Share this post


Link to post
Share on other sites
1 hour ago, Tempus said:

HTB, but rather than giving money to the buyer to pay back, they're giving it direct to the developer to keep.

Plus seems the Government is presuming that a 20% cut makes makes homes affordable for 23 to 40 year olds. And that is 20% of new builds (which will be priced higher already). The maths won't work in the south. Just a nice discount for those who will have a large enough deposit or a high enough salary. 

Quite agree, we know that the prices in developments are set artificially high (over and above their already artificial highness) by dodgy/fraudulent initial purchases, they'll just bump em up.

Am wondering how this will combine with that policy idea about the government buying properties in large new developments that don't sell that came up on here a few weeks ago - or was that just kite-flying?

Share this post


Link to post
Share on other sites
1 hour ago, AvoidDebt said:

The 40 year old cutoff point is due to this, most likely. This is from 2014. 

Traditional 25-year mortgages disappearing fast as many first-time buyers choose loan terms of up to 40 YEARS

http://www.thisismoney.co.uk/money/mortgageshome/article-2754594/Traditional-25-year-mortgages-disappearing-fast-time-buyers-choose-loan-terms-40-YEARS.html

The traditional 25-year mortgage is disappearing fast as many first-time buyers ‘go long’ and choose loan terms of 30, 35 or even 40 years instead. Long-life loans are common in Japan and other parts of the world and are becoming increasingly popular here.

Is there really any point in buying a house nowadays?

Buy at 40. Paid off by 65 having spent an eye-watering amount on interest over the years.

Discover that you couldn't afford to make any decent pension payments over that time and the gov't pension isn't enough to live on.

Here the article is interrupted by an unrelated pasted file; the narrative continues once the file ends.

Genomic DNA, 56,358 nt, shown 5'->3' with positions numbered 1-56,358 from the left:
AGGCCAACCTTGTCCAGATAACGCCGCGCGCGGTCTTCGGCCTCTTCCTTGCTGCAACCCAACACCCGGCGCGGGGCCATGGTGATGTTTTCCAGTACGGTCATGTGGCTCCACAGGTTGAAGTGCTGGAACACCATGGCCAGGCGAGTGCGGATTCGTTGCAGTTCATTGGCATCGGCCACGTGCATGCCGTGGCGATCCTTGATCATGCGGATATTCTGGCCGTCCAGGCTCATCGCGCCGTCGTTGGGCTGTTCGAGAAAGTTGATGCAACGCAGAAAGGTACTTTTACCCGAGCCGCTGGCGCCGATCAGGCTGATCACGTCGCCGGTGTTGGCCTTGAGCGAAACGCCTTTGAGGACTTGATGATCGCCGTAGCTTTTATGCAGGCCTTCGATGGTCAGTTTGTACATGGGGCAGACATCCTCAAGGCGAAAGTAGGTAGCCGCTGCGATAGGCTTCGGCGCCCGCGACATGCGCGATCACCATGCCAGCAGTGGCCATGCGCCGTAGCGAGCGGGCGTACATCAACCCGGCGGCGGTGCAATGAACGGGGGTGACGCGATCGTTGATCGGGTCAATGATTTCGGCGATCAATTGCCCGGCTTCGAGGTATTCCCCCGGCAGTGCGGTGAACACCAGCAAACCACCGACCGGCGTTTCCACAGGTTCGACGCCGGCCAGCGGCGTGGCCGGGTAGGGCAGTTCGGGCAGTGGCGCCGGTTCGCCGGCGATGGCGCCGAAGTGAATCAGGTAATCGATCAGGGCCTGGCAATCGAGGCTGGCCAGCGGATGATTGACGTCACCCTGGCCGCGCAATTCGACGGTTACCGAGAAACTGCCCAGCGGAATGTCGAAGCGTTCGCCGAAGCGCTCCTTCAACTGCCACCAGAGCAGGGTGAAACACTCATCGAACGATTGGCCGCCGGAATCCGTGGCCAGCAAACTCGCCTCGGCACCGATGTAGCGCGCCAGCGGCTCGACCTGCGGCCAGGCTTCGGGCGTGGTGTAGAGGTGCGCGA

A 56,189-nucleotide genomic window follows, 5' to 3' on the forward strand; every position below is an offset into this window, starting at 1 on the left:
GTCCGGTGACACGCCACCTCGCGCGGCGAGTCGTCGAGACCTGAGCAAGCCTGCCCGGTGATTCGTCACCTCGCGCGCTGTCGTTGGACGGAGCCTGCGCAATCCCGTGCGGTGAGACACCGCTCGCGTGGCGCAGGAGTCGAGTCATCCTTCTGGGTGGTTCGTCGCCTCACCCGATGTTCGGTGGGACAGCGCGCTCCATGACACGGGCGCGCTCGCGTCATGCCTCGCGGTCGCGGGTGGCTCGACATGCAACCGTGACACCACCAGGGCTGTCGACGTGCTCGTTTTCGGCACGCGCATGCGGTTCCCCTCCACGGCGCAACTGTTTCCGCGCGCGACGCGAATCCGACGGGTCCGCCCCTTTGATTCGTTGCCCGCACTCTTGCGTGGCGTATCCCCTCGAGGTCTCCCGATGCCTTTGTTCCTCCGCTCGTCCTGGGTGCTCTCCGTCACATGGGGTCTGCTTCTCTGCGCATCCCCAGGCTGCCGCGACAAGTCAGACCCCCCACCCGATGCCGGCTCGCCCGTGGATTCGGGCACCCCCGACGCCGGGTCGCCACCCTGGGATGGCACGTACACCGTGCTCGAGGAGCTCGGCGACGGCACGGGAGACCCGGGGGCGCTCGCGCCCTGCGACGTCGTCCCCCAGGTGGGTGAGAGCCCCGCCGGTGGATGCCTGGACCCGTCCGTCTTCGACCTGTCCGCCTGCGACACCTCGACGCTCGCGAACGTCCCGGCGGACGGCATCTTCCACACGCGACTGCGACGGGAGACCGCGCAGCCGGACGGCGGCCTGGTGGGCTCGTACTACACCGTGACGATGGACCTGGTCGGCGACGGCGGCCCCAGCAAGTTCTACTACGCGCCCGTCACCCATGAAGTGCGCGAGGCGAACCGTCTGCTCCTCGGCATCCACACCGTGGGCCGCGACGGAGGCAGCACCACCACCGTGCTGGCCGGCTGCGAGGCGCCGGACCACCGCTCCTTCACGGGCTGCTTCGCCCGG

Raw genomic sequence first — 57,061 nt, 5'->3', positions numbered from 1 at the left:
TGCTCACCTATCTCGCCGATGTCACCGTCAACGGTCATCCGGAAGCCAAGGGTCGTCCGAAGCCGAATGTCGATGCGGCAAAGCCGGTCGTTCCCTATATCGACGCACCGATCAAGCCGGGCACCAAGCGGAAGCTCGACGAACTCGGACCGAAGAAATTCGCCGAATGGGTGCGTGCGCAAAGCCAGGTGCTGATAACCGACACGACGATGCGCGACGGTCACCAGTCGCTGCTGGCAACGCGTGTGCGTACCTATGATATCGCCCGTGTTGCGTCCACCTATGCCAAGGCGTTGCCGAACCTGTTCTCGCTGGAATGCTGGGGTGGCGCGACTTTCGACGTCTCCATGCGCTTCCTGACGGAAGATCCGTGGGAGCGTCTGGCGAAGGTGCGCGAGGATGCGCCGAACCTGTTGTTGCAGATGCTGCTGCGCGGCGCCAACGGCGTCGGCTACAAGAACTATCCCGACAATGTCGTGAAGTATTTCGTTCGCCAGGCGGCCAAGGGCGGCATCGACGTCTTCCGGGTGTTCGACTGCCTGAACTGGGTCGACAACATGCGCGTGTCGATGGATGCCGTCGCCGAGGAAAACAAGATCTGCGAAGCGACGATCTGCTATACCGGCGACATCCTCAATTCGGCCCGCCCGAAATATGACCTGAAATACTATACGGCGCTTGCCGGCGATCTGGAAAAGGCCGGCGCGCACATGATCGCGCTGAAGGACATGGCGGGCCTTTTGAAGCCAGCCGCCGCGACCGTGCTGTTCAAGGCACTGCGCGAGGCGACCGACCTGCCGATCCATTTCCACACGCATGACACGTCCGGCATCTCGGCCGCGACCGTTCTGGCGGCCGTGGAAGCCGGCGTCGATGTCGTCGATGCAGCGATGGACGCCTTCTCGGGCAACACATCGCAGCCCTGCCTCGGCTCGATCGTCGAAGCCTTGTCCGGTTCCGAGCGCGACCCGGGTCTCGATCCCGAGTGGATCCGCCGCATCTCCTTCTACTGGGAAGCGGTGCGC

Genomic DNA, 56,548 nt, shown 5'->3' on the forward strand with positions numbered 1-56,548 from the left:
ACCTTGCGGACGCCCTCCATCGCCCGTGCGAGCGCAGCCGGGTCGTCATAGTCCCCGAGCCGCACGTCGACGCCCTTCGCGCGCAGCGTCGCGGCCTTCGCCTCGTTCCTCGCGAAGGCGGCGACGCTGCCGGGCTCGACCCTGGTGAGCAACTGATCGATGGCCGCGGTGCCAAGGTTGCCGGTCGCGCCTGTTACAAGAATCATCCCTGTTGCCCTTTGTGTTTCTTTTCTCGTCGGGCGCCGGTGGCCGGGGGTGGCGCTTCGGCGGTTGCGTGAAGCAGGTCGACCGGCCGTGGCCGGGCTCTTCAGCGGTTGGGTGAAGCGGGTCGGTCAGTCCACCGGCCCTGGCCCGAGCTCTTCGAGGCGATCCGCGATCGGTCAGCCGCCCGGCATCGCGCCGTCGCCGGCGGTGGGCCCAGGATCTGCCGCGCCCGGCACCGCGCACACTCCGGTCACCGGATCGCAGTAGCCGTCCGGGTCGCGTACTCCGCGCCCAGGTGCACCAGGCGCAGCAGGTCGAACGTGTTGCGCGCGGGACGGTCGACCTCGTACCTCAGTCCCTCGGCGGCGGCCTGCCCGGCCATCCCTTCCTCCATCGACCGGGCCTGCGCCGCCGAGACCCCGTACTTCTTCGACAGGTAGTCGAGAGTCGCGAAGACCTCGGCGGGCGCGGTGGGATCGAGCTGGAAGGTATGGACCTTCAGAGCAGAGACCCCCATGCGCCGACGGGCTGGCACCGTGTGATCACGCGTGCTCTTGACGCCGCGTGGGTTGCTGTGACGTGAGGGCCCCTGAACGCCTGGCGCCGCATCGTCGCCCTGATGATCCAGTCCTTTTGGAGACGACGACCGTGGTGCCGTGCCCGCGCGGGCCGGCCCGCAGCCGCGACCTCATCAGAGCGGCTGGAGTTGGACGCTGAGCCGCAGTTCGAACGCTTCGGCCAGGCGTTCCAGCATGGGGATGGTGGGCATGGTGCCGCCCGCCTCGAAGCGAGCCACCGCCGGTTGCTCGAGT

Take equity release at 65 years and 1 month, giving the house back to the bank again.

There is only one winner in this scenario and it isn't the chap that actually owned the house for 1 month.

Share this post


Link to post
Share on other sites

In the chancellor's autumn budget statement it was recorded than £1.4 billion pounds would be spent; the article link stipulates £1.2 billion pounds will be allocated, already a £200ml short fall in the original statement. We were / are in the midst of a divorce from the European union, yet more homes are being constructed, goes against the grain of any divorce I'm aware of, usually its sell up and start afresh.

Share this post


Link to post
Share on other sites

Great with a mortgage 4x salary and £100k deposit I only need to save £190k more deposit to get an affordable starter home in London.  This coming from the goverment who when they lasted announced the scheme 2 years ago and took me to their website only had buy to let hotel rooms I could afford.

 

The tories housing policies are a joke, they are in the pockets of the big builders who fund their party.

Share this post


Link to post
Share on other sites

It's an attempt to keep the citizens' spending crazily to prompt up the value of the pound vs. the basket of foreign currencies. On one hand, the chancellor has said that we should be saving more, on the other hand, were being enticed to spend more money.

Share this post


Link to post
Share on other sites

The headling shoudl read:

 

"New home SALES for to first-time buyers supported by the tax payers, likely to profit tory party funders".

 

It's f**king criminal IMHO

 

Edited by TheCountOfNowhere

Share this post


Link to post
Share on other sites

Will this be available with the newbuild HTB 40% thing? The problem with all of the incentives for new builds is that they are making these houses vastly less sellable secondhand - not to mention the built in premium that you already pay for a new home. You are probably looking at 30% off the price the moment you have signed the contract.

Share this post


Link to post
Share on other sites

Create an account or sign in to comment

You need to be a member in order to leave a comment

Create an account

Sign up for a new account in our community. It's easy!

Register a new account

Sign in

Already have an account? Sign in here.

Sign In Now

  • Recently Browsing   0 members

    No registered users viewing this page.

  • Next General Election   91 members have voted

    1. 1. When do you predict the next general election will be held?


      • 2019
      • 2020
      • 2021
      • 2022

    Please sign in or register to vote in this poll. View topic


×

Important Information

We have placed cookies on your device to help make this website better. You can adjust your cookie settings, otherwise we'll assume you're okay to continue.